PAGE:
In a poll of Jewish Israelis conducted last week by Dr. Yuval Feinstein at the Sociology Department of Haifa University, 86% of respondents said the only reason for ending hostilities would be the complete cessation of rocket fire. 85% said the fighting must not end before the Hamas tunnel network is permanently decommissioned. 51% said the aim of the operation should be the overthrow of the Hamas regime in Gaza. Without a long-term diplomatic solution, any and all of these will be hard to achieve. The next round will only be a matter of time.
If Netanyahu is seen to agree to a ceasefire now when the Israeli public believes that the job is only half done, that the Hamas military infrastructure is still in place, then he will be perceived as having been defeated and not having scored a decisive victory against Hamas. He knows that he would be facing almost certain defeat at the polls in the next election if he is perceived as not having finished the job.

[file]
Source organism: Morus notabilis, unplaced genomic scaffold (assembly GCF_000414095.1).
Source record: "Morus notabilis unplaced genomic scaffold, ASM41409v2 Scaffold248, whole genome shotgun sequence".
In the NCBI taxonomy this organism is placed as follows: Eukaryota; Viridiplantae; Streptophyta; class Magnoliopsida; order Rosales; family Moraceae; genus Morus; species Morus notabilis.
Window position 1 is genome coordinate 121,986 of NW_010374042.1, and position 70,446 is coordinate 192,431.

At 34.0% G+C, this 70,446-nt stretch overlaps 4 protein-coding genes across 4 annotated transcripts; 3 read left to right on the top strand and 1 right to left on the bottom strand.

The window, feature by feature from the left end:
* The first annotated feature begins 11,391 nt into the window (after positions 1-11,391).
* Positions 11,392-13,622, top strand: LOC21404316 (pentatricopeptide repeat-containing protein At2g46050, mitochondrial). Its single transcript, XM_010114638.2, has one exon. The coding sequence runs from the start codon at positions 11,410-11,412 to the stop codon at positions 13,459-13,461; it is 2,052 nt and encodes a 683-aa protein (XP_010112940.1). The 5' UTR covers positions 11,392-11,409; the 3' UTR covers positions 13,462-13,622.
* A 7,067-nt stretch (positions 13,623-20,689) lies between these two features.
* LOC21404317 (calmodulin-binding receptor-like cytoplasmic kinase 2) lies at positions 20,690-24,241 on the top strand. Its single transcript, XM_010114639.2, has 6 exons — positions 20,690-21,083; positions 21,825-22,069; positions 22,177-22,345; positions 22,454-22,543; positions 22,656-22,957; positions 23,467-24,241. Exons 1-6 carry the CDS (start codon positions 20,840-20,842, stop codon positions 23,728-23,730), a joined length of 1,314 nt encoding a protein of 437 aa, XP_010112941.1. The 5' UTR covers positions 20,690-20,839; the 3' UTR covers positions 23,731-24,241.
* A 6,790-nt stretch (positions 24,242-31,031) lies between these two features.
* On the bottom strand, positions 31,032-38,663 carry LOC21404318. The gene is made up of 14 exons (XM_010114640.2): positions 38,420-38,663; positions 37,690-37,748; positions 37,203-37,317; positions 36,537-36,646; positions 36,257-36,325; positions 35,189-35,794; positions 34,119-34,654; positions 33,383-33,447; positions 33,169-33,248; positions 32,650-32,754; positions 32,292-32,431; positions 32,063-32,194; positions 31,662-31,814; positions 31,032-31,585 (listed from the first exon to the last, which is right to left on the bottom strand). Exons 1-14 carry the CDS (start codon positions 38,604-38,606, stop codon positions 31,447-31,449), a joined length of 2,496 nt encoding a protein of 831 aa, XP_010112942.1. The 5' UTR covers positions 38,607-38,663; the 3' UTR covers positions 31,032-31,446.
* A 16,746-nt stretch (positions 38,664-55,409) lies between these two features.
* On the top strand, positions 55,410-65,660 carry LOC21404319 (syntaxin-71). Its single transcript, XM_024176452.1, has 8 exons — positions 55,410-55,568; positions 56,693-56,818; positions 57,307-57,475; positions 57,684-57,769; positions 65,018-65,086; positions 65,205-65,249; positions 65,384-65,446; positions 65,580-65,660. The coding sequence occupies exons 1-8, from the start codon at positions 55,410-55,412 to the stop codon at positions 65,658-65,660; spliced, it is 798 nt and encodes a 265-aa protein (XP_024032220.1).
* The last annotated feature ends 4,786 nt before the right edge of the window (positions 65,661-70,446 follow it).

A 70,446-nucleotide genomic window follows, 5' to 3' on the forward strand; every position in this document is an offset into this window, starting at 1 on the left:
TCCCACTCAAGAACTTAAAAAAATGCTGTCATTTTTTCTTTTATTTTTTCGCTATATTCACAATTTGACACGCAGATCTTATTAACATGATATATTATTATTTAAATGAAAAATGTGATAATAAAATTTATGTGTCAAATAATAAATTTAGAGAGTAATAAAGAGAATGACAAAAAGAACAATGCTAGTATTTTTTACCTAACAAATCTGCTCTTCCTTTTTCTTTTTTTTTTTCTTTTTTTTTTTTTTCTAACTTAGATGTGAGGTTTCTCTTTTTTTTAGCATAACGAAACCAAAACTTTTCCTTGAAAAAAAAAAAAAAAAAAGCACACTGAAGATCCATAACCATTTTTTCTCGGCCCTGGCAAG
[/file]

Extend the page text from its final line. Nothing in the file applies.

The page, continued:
But if Netanyahu can leverage a pullout from Gaza by creating a historic opportunity for peace, he might transcend the narrow interests of his party and win the support of the majority of Israelis who still want to see a viable two-state solution to the conflict with the Palestinians.
Once Israel has destroyed Hamas's military capability - primarily the tunnels and rockets – logic suggests that Israel has two options: either withdraw and wait for the next round, or reoccupy Gaza.
But there is a third way, endorsed last week by Maj. Gen. (ret.) Israel Ziv, former head of the IDF Operations Directorate. That would be to use the current diplomatic climate as a launchpad for a new diplomatic initiative.